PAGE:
Greece’s Ministry of Development has issued fines totalling €380,000 ($413,000) to several local food businesses over their “unfair” profits.

Three of the groups penalised have been named: meat products wholesaler Denaxas; frozen fish manufacturer Vassiliou Trofinko; and discount retail giant Lidl.

Following an investigation led by the Ministry, the companies were found to be benefiting from “unfair profiteering” – achieving gross profits higher than those recorded in December 2021.

Their reported actions violate article 54 of the 5045/2023 law introduced last year by the Greek government that prohibits companies from making gross profits from the sale of goods deemed essential for everyday consumer use, such as food.

Of the companies listed, Vassiliou Trofinko, which also processes frozen meats and vegetables, is being given the largest fine of €263,000.

Denaxas and Lidl will be required to pay €62,000 and €55,000 respectively.

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Speaking to Just Food, Xenofon Spyridon Lourantos, general manager at Vassiliou Trofinko said the company has “never had had any delays in paying all [its] dues either to the public or private sector”.

He said that the group was supportive of the government’s efforts “to control the unfair profiteering, which is certainly not the case of our company”.

Lourantos added that “the calculations, assumptions, decision of the Ministry of Development [are] erroneous and we will certainly dispute them in the Court”.

Dexanas and Lidl have also been contacted for comment.

Other food companies have also been granted fines amounting under €50,000, according to an official statement released by the Ministry today (4 April).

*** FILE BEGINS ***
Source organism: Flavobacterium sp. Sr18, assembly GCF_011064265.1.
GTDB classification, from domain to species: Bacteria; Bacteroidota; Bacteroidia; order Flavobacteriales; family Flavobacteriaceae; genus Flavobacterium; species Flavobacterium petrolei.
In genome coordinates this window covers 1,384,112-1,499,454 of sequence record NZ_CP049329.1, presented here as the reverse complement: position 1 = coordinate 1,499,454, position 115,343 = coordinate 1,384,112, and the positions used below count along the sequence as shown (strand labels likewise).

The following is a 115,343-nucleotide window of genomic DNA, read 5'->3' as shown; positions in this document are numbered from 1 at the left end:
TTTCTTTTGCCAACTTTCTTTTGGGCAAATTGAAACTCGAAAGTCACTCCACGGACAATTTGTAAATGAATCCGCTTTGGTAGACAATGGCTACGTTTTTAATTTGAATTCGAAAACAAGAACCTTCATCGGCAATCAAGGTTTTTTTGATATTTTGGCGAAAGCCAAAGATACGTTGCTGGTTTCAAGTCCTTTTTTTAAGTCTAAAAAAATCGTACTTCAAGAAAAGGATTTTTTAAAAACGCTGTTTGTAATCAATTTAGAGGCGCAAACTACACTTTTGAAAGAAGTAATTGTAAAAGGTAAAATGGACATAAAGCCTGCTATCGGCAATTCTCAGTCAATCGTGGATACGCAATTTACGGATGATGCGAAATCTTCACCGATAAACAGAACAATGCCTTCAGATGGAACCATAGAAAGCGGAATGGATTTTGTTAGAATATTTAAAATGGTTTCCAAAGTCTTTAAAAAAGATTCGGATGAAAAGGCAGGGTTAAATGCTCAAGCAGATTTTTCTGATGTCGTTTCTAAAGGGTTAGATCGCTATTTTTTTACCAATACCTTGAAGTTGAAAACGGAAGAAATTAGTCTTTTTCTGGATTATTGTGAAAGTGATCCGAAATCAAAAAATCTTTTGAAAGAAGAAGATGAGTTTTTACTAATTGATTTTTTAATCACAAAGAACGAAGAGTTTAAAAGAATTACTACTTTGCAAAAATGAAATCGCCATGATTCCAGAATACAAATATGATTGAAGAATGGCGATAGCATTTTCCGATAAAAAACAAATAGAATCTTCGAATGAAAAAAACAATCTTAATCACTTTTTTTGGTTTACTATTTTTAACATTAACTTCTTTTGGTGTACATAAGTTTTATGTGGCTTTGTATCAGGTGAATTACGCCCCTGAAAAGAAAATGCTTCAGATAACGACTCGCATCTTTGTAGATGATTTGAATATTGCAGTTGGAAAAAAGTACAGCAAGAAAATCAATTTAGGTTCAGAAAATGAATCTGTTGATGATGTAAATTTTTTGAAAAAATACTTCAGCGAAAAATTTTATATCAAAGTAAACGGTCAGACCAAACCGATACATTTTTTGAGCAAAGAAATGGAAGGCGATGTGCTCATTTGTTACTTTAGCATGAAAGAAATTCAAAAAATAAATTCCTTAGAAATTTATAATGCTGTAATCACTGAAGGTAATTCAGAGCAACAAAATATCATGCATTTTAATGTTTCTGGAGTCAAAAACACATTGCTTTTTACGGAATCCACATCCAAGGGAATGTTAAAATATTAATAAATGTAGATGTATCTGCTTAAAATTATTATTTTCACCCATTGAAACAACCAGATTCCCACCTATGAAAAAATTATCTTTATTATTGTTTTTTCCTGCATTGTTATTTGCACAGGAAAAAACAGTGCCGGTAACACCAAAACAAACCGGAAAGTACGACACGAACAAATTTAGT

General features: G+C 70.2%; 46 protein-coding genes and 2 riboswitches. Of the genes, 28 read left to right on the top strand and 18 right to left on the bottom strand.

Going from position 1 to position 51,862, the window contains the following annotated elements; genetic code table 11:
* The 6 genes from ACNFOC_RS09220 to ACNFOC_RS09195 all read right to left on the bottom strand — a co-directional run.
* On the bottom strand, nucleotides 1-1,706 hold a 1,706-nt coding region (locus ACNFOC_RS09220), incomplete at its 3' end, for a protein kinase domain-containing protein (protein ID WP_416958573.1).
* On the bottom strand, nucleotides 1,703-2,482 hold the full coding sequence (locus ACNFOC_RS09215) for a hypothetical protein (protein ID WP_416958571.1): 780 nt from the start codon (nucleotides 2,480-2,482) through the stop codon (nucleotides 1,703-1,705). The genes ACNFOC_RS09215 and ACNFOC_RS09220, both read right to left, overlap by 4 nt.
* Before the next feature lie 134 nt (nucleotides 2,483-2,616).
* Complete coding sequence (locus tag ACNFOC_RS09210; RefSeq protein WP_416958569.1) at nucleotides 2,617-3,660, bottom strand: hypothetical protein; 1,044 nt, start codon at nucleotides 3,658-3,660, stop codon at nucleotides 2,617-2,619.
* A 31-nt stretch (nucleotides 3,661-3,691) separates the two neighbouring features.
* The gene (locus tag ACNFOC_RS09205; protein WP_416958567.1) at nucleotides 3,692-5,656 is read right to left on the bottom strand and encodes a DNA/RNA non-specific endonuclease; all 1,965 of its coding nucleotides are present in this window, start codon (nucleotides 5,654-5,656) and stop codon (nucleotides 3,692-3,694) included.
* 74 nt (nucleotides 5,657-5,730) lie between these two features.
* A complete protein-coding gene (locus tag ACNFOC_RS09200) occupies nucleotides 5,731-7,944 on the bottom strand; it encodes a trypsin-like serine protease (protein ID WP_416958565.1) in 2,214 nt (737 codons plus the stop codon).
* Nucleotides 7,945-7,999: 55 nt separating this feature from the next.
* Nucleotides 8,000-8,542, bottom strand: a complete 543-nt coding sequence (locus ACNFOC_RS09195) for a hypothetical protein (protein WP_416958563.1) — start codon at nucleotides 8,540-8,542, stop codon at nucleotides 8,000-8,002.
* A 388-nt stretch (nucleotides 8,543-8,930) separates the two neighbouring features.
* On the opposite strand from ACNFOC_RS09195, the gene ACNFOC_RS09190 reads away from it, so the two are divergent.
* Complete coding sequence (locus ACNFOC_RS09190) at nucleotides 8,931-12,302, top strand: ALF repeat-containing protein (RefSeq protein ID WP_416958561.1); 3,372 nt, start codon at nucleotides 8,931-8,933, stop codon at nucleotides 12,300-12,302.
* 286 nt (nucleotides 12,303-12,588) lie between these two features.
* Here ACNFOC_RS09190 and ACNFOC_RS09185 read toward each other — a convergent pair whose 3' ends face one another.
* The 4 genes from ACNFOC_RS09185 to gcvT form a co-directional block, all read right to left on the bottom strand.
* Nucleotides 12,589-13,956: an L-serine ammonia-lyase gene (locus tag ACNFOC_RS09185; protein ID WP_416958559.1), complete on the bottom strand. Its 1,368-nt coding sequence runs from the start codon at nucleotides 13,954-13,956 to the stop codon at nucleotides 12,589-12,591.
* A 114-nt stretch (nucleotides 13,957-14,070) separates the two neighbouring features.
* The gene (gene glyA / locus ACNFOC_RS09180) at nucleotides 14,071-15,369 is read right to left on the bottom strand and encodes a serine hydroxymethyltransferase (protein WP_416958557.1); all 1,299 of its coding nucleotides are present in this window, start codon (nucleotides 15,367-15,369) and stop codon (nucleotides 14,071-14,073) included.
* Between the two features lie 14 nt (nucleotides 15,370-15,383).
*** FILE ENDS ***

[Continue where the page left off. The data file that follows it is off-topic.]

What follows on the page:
Just Food has asked the Ministry of Development to confirm the number and names of the other food businesses facing penalties.

Commenting on the decision, Kostas Skrekas, the Minister of Development, said: “We are not going to show any tolerance, we continue and intensify, with strict controls, the punishment of profiteering throughout the market.

“All those who do not obey the law are found and pay dearly for every violation. The first positive effects of the new measures are already visible with price reductions in thousands of basic products.

“In any case, we are not complacent, we strengthen the control mechanisms and resolutely promote their work until all distortions in the trade area are corrected and legality and healthy competition prevail in the market, for the benefit of all consumers.”

These latest fines mark another attempt by the Greek government to tackle ‘greedflation’ from food businesses operating in the country.

Last November, Hellmann’s mayonnaise producer Unilever was given a €1m penalty for profiting “unfairly”.

In a statement released at the time, the Knorr’s bouillon maker said planned to engage with the “prescribed procedures for contesting the fine”.